port scanning
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Thread: port scanning

  1. #1
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    port scanning

    Just have a question about port scanning cos Im designing documentation at the moment for a firewall simulation program. Does port scanning involve sending ICMP requests to check if ports are open which is similar to pinging IP addresses ????

    many thanks

  2. #2
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    Does port scanning involve sending ICMP requests to check if ports are open which is similar to pinging IP addresses ??
    It depends on the scanner and the scan options available. For info on the scan options available with, Nmap:
    Take a look here: http://www.insecure.org/nmap/data/nmap_manpage.html
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  3. #3
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    Does port scanning involve sending ICMP requests?
    ICMP does not rely on port numbers for commucation. rather, ICMP messages are sent with a "type" and "code" field, specifiying what it is to do. For example, ICMP type 8 is an echo request, otherwise known as a ping. ICMP type 0 is an echo reply. Type 3 is destination unreachable, and the "code" field further explains the reason, such as Type 3 Code 0 meaning "network unreachable" and Type 3 Code 1 meaning "host unreachable"

    Since ICMP communications do not rely on port numbers, it cannot be used to determine if certain ports are open (in other words, if there is an active sevice listening on that port). For this purpose, the communication protocol used by the (possibly) listeneing service is used. If a reply is sent back, that port is open. It's as simple as that.

    ICMP packets are commonly used in what is known as "ping sweeps", pinging a range of addresses to see if any are up. This is a common method used to determine which hosts are up to further direct port scans which [i]do[/] rely on port numbers.

    For more information, I suggest looking here, or here.
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  4. #4
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    I just have one quick question i am getting a old comp in a few days and wanted to know if i took them and connected them togeather with a crossover cable would i be able to port scann one of the computers from the other? My ideay was to take the old comp i am getting and put redhat on it and make it server some stuff then try to hack it to see what i can do.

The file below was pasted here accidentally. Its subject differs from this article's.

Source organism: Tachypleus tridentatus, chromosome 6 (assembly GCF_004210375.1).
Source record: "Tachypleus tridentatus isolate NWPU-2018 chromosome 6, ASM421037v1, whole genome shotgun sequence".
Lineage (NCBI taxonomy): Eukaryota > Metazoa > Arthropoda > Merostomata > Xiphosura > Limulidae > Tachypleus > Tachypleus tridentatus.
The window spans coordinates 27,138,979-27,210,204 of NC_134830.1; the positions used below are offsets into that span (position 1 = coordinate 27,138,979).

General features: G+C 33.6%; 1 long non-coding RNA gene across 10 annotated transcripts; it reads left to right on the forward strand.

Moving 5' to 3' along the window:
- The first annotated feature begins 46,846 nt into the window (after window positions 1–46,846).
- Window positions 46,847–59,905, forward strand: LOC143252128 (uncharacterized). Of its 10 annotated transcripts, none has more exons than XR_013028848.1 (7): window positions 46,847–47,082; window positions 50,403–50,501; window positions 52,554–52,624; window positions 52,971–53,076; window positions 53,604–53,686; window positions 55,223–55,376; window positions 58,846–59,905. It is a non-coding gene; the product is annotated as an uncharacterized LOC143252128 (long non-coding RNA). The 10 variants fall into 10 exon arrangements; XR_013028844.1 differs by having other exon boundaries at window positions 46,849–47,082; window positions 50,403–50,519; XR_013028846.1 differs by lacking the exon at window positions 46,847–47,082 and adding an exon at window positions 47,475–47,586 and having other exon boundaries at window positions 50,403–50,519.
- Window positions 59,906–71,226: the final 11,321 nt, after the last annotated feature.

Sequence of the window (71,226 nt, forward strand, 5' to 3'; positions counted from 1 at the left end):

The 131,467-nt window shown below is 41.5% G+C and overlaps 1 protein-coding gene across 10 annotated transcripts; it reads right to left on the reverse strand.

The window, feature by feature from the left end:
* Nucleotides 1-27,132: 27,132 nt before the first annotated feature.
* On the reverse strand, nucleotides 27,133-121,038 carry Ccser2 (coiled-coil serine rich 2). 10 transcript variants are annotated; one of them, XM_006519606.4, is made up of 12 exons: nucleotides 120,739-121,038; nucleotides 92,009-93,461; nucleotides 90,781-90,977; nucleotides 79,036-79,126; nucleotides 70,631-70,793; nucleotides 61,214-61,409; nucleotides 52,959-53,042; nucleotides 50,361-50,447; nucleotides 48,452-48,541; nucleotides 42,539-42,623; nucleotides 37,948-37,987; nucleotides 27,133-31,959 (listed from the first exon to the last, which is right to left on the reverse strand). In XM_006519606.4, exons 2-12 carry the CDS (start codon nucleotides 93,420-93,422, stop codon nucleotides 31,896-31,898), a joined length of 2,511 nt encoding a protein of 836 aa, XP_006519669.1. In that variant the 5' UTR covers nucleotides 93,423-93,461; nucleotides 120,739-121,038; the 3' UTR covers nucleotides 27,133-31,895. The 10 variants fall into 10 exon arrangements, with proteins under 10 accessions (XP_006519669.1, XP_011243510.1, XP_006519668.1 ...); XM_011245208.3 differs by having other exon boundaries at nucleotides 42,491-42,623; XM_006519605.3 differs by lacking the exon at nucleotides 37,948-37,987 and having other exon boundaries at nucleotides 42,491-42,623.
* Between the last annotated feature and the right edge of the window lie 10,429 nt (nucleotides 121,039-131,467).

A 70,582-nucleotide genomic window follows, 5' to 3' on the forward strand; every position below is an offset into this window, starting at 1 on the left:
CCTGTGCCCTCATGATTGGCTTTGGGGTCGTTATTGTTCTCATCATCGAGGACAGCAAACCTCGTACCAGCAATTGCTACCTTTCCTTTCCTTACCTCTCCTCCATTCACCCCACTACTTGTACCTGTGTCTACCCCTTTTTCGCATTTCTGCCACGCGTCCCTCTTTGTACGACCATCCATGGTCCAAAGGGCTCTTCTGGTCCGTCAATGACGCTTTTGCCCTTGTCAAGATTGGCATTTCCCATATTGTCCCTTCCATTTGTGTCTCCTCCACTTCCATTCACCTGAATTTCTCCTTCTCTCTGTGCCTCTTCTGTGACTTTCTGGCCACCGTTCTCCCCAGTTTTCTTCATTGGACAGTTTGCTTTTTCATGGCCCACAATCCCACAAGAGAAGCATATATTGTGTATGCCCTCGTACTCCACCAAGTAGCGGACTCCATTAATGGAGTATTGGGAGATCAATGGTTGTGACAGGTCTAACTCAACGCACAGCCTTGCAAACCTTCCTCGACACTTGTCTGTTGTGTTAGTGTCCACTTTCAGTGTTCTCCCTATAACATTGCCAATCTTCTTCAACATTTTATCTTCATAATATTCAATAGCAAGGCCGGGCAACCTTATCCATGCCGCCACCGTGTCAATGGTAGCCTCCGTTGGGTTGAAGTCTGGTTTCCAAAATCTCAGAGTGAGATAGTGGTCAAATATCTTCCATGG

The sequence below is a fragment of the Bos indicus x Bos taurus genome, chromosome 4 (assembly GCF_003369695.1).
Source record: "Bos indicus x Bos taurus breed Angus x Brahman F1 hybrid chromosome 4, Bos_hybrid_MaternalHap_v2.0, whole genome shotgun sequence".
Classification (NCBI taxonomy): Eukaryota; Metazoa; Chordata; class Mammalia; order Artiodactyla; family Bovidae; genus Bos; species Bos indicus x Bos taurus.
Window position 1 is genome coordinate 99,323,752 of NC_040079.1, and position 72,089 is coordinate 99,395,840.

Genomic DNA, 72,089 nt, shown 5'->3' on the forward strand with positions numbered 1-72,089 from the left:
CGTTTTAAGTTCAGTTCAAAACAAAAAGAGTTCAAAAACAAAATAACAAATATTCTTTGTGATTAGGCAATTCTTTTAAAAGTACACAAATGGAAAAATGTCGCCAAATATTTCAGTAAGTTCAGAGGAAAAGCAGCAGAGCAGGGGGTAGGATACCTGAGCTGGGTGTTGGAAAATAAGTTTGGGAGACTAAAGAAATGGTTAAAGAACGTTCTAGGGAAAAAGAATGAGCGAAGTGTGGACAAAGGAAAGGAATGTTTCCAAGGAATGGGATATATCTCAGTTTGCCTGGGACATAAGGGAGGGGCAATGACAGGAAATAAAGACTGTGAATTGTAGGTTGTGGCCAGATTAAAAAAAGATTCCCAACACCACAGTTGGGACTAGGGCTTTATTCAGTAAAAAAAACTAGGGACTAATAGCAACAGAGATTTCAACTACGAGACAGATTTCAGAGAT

5. #5
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    Should work well, for your purpose. Riot.
    What happens if a big asteroid hits the Earth? Judging from realistic simulations involving a sledge hammer and a common laboratory frog, we can assume it will be pretty bad. - Dave Barry

  6. #6
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    K thanks for your help.

  7. #7
    Senior Member br_fusion's Avatar
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    The only 2 scanners that I'm aware of that attempt to ping hosts before scans are nmap and scanline(windows). Of course it doesn't ping the port because this isn't possible, but it does ping the host to see if it is up and worthy of a scan attempt.

    For nmap: To disable this pinging feature, run nmap with the -P0 option.

    For Scanline: -p


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  8. #8
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    Re: port scanning

    Originally posted here by Java_Jimsta
    Does port scanning involve sending ICMP requests to check if ports are open?
    No, it does not. There is no ICMP message to check whether a port is open. Instead, the scanner just starts to make a normal connection request to that port. For TCP, this means trying to connect to it (they don't always go all the way though, some "hang up" half way through establishing a connection). For UDP, it typically means sending an empty packet to the port (as there are no connections on UDP).

    For TCP, the responses is either a SYN|ACK, which means the port is open, a RST which means the port is closed, or nothing which means, well, nothing.

    For UDP, the possible responses are:
    - Nothing - which *could* indicate the port is open and the application doesn't respond to empty datagrams.
    - An ICMP port unreachable message - which *should* indicate the port is closed
    - A UDP response - which indicates that you've hit a service which responds to empty datagrams.

    UDP scanning is fairly unreliable because you can't distinguish a firewalled port and an open one in most cases.

    Slarty

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